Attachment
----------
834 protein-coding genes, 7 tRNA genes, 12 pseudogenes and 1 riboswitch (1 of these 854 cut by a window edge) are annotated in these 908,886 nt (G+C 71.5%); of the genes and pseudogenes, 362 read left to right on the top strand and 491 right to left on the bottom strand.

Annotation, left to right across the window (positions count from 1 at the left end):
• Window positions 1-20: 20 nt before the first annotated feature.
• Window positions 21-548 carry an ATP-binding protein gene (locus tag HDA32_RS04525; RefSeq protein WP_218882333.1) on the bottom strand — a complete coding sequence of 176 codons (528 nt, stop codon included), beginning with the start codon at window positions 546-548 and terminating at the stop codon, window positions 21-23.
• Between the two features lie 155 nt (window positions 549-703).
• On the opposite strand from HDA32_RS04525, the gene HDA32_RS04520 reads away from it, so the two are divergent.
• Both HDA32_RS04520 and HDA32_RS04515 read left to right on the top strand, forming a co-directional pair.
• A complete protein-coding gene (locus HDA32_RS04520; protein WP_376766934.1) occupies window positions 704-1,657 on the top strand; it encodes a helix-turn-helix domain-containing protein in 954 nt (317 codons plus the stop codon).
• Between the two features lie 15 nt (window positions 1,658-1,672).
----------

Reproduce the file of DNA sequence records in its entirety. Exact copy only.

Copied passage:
834 protein-coding genes, 7 tRNA genes, 12 pseudogenes and 1 riboswitch (1 of these 854 cut by a window edge) are annotated in these 908,886 nt (G+C 71.5%); of the genes and pseudogenes, 362 read left to right on the top strand and 491 right to left on the bottom strand.

Annotation, left to right across the window (positions count from 1 at the left end):
• Window positions 1-20: 20 nt before the first annotated feature.
• Window positions 21-548 carry an ATP-binding protein gene (locus tag HDA32_RS04525; RefSeq protein WP_218882333.1) on the bottom strand — a complete coding sequence of 176 codons (528 nt, stop codon included), beginning with the start codon at window positions 546-548 and terminating at the stop codon, window positions 21-23.
• Between the two features lie 155 nt (window positions 549-703).
• On the opposite strand from HDA32_RS04525, the gene HDA32_RS04520 reads away from it, so the two are divergent.
• Both HDA32_RS04520 and HDA32_RS04515 read left to right on the top strand, forming a co-directional pair.
• A complete protein-coding gene (locus HDA32_RS04520; protein WP_376766934.1) occupies window positions 704-1,657 on the top strand; it encodes a helix-turn-helix domain-containing protein in 954 nt (317 codons plus the stop codon).
• Between the two features lie 15 nt (window positions 1,658-1,672).